Is your band ready to start charging a guarantee for shows? If so, how much? That all depends on your draw – in fact, your guarantee should be determined based entirely on that.
That may sound like common sense, but apparently for some, it's not. I've had to turn down bands and even cease working with a promoter altogether because they insisted on a set fee that I knew was too high compared to operational costs and potential earnings.
At my venue, a 300-capacity DIY spot in San Juan, Puerto Rico, bar sales go almost entirely to funding the business: bartenders' pay, utilities and rent, restocking the bar for the next night, and so forth. And let's not forget the cost of sound equipment, which has to be repaired or replaced routinely, or upgrades to the space itself, which are needed on a rotating basis.
To further clarify the financial situation here: for myself and the other two owners, the club is not our primary source of personal income. We've got other jobs. Honestly, there are weeks that we don't pay ourselves at all.
So how am I supposed to shell out hundreds from bar sales and still make ends meet? If sales are exceptionally high, there's a little more wiggle room, but still, not much – we'll need even more money to restock the bar.
Issues with guarantees aren't exclusive to my club, of course. Elle Quintana, who's been the talent buyer for both stages at Reggie's in Chicago since it opened in September of 2007, says she's encountered problems negotiating guarantees with bands, too. She's even spoken about the subject at colleges. The core emphasis of her talks is that venues are businesses, and they cost money to operate. Sometimes bands forget that, she says. (I agree.)
“[Bands] treat venues like we're just here for them, to cater to their creative needs. Which is nice, but that does not pay the rent, then people are out of a job,” she says.
No two venues are exactly alike, but every single one has a bottom line in terms of operational costs. It's important to weigh how the club in question works against the payment you're looking for. Personally, it's kind of insulting when a band or promoter tries to insist on a fee you're not comfortable with – it implies they believe they know my market better than I do.
“Reggie's is a destination spot,” Quintana says. “We don't have 300 people just sitting around paying money waiting to hear a band. We do have a small built-in crowd, maybe 40 or 50 people from the neighborhood eating and drinking, but the rest of the crowd, they're there specifically to see the bands. The first time around when a band comes, it's rare that I will ever give them a guarantee. I'll tell them, listen, we'll split 100 percent of the door between the bands; it'll be a three- or four-band bill because we want a draw from each band. And then you'll get food and drink. If you do well and we actually have a crowd, I'm more than happy to give you a guarantee the second time.”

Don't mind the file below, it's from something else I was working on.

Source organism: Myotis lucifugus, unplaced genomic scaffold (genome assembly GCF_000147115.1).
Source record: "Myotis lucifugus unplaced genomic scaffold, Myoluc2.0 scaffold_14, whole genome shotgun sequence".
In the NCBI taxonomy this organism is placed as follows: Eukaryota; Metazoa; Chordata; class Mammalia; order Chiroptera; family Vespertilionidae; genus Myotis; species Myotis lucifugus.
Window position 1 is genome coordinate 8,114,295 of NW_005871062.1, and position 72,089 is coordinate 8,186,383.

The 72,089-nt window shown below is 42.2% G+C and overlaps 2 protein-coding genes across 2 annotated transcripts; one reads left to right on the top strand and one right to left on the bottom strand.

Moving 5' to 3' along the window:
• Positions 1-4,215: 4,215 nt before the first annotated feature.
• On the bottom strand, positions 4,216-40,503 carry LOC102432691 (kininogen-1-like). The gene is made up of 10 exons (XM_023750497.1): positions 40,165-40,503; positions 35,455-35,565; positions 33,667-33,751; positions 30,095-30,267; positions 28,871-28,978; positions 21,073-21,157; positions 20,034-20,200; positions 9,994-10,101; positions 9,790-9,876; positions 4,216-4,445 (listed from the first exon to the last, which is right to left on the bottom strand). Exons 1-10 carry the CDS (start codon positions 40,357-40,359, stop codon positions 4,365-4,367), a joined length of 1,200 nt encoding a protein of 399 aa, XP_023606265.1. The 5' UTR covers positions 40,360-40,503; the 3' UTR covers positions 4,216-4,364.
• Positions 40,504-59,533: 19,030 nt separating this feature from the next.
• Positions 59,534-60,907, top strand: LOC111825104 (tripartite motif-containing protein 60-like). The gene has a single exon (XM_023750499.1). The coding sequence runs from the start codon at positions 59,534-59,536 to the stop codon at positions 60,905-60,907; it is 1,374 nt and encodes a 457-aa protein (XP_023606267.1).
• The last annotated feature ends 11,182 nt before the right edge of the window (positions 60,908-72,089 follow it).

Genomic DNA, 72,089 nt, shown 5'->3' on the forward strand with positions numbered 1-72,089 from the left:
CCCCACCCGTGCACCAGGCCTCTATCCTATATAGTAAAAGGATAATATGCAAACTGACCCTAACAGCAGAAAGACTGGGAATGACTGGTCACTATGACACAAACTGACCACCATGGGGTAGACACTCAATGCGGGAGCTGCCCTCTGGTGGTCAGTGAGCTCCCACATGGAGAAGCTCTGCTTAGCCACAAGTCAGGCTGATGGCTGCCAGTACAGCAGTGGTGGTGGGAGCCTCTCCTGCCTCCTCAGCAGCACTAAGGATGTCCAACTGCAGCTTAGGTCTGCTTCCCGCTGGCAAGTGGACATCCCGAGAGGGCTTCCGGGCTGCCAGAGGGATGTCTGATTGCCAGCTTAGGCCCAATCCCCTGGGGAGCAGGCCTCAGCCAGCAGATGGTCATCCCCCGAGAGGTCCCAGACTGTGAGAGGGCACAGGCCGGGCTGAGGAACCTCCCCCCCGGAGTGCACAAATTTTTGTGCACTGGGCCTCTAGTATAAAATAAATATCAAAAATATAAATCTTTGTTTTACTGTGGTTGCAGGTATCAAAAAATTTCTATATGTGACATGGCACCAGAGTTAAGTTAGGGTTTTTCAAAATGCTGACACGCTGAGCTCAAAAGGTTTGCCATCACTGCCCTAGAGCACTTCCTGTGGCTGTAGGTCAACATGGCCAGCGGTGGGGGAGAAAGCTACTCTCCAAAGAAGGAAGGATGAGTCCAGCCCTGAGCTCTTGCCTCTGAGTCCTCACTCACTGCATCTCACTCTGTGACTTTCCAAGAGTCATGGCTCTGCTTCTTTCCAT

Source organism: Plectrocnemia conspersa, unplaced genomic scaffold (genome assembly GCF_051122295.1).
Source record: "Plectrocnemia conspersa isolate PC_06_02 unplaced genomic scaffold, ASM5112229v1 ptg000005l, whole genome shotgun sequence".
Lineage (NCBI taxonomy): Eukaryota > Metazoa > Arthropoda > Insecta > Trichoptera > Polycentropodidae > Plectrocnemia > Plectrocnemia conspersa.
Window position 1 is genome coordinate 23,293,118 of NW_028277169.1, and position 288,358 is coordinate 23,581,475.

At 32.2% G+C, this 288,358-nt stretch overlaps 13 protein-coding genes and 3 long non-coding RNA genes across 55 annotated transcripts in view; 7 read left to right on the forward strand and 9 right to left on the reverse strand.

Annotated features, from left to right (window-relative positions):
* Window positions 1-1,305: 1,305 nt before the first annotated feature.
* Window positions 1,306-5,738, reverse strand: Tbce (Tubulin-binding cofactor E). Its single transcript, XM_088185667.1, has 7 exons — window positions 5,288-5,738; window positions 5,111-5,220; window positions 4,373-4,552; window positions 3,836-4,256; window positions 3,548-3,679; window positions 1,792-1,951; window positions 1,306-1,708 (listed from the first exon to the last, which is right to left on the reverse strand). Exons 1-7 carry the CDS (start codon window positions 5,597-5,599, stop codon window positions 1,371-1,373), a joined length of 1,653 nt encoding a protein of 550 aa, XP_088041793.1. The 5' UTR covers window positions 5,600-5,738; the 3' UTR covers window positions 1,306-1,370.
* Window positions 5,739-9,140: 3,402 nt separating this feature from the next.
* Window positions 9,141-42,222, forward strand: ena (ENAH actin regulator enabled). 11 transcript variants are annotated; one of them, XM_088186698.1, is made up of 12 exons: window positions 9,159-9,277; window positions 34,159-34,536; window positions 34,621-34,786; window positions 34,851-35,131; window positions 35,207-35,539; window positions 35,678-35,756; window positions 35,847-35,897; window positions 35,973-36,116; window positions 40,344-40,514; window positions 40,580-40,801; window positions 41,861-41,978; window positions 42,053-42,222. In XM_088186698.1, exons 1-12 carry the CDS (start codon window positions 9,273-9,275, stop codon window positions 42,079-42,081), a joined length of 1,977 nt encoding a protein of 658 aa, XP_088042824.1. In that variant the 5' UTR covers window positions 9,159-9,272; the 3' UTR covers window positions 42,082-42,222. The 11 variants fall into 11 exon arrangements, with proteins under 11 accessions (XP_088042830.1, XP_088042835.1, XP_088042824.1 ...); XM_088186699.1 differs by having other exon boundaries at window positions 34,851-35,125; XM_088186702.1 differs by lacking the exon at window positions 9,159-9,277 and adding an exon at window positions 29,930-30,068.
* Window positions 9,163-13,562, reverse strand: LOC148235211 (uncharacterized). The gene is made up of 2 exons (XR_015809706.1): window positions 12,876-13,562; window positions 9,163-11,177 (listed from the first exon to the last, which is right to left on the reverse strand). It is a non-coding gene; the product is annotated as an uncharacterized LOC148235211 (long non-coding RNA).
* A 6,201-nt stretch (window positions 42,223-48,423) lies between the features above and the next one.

Even long-standing relationships with bands are susceptible to total rupture because of guarantee issues. Quintana recalls a situation with a group she'd been booking for years that suddenly started insisting on double the usual amount.
“They've got a new agent now who says, well, we want $2,500. But [the band doesn't] bring in those kinds of numbers. They just don't,” she says. “Just because you're a new agent and you're trying to impress someone, you can't go to an established club and charge twice as much. It just doesn't make sense. I literally just explained to them [that] they don't bring in that many people.”
The agent wouldn't budge; Quintana had to turn the offer down altogether. “I haven't seen them booked anywhere else in the city either since then,” she notes.
For bands at any level, it's important to consider the market in question. That guarantee didn't make financial sense for Quintana, but maybe it'd be appropriate for another city. Similarly, what works in Chicago won't always be appropriate elsewhere.
“I have a bunch of booking friends all over the country, like in Portland and New York and Iowa, all over. So we share information about bands, about their draws, what they're like to deal with, and what their guarantees really are compared to what they're asking for,” Quintana says. “Me and New York have the bigger markets, so we're usually able to offer a lot more money. But they'll try to hit up Iowa for the same amount, and they'll try to explain to them, we're not Chicago. We don't have that kind of money. And sometimes the bands are like, forget it, we'll skip Iowa. It's ridiculous. Play a Wednesday for half the money instead of skipping it altogether. That's a whole market of kids in an area that need more music.”
You may be ready for a guarantee, but no independent artist is ready for a set-in-stone amount to be charged across the board, regardless of the city or specifics of the venue. The process of booking should be more a negotiation than a declaration of demands – and booking agents and DIY bands need to take seriously what talent buyers and venue owners recommend. We know what we're talking about.
Jhoni Jackson is an Atlanta-bred music journalist currently based in San Juan, Puerto Rico, where she juggles owning a venue called Club 77, freelance writing and, of course, going to the beach as often as possible.